Kids hear the beauty of a good story



For effect, Denise Richardello wore the appropriate footwear for the audience of about two dozen youngsters from Berkshire County Head Start.

As the group of 3- to 5-year-olds sat around her, Richardello stuck out her feet and said, "I wore my purple shoes just for you guys."

The children giggled, then Richardello started to read them the book "Shoes" by part-time Williamstown resident Elizabeth Winthrop.

Many scenarios like this are happening across Berkshire County this week, when communities celebrate the first annual Wee Read Berkshire County event, spearheaded by the Berkshire Compact for Education.

Richardello, the vice president of enrollment and external relations at the Massachusetts College of Liberal Arts; Eloise Stevens, executive director of Berkshire County Head Start; and Andy Mick, chairman of the Berkshire Compact and publisher of The Berkshire Eagle and president of New England Newspapers Inc., kicked off the week-long event on Monday at Head Start.

The youngsters "love to listen to books and learn," said Head Start classroom teacher Rebecca Rash.

Similar to current community programs for older students and adults, like Pittsfield Reads and Lanesborough Reads, Wee Read is focused on children by encouraging families to read to children.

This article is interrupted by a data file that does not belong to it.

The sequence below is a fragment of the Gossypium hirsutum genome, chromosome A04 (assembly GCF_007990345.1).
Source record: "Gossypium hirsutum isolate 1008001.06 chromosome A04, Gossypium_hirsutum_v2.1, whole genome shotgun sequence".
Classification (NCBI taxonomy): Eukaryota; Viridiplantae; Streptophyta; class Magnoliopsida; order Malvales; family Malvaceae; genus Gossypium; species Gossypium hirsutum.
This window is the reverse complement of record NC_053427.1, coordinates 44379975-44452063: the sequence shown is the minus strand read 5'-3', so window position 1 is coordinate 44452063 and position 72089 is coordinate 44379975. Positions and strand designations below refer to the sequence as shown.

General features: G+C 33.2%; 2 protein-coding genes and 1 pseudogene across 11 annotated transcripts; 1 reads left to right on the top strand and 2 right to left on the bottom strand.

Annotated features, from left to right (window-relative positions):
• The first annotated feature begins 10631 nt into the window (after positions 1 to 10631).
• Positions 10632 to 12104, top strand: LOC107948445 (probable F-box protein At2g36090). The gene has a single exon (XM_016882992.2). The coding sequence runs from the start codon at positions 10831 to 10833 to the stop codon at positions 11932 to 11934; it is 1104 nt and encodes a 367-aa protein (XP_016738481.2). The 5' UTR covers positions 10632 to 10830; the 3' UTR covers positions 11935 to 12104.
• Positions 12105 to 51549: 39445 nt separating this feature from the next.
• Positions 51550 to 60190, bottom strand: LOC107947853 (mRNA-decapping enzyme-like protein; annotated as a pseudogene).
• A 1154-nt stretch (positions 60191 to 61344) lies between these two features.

Events include community reading programs, special activities and story hours at local libraries. Eight communities will host a Story Walk, where poster-sized pages of the book "Shoes" will hang in the windows of local businesses, so people can walk around and read them.

In addition, early childhood care and education providers and libraries of Berkshire County are collaborating to distribute 1,200 free copies of Winthrop's book.

Winthrop told The Eagle on Monday that she is "thrilled and honored" to see "Shoes" featured in Wee Read.

In effectively communicating with young children, the author offered some advice: "Don't talk down to them [children]. Try to enter life on their level which is wide-eyed, literal, full of fun."

Referring to the book, she said, "Kids help me find the child inside myself who loves rhyme and dancing and a pair of new shoes. ... But most of all, my 'very own skinny-boned, wiggly-toed feet' especially sunk in a puddle of summer mud."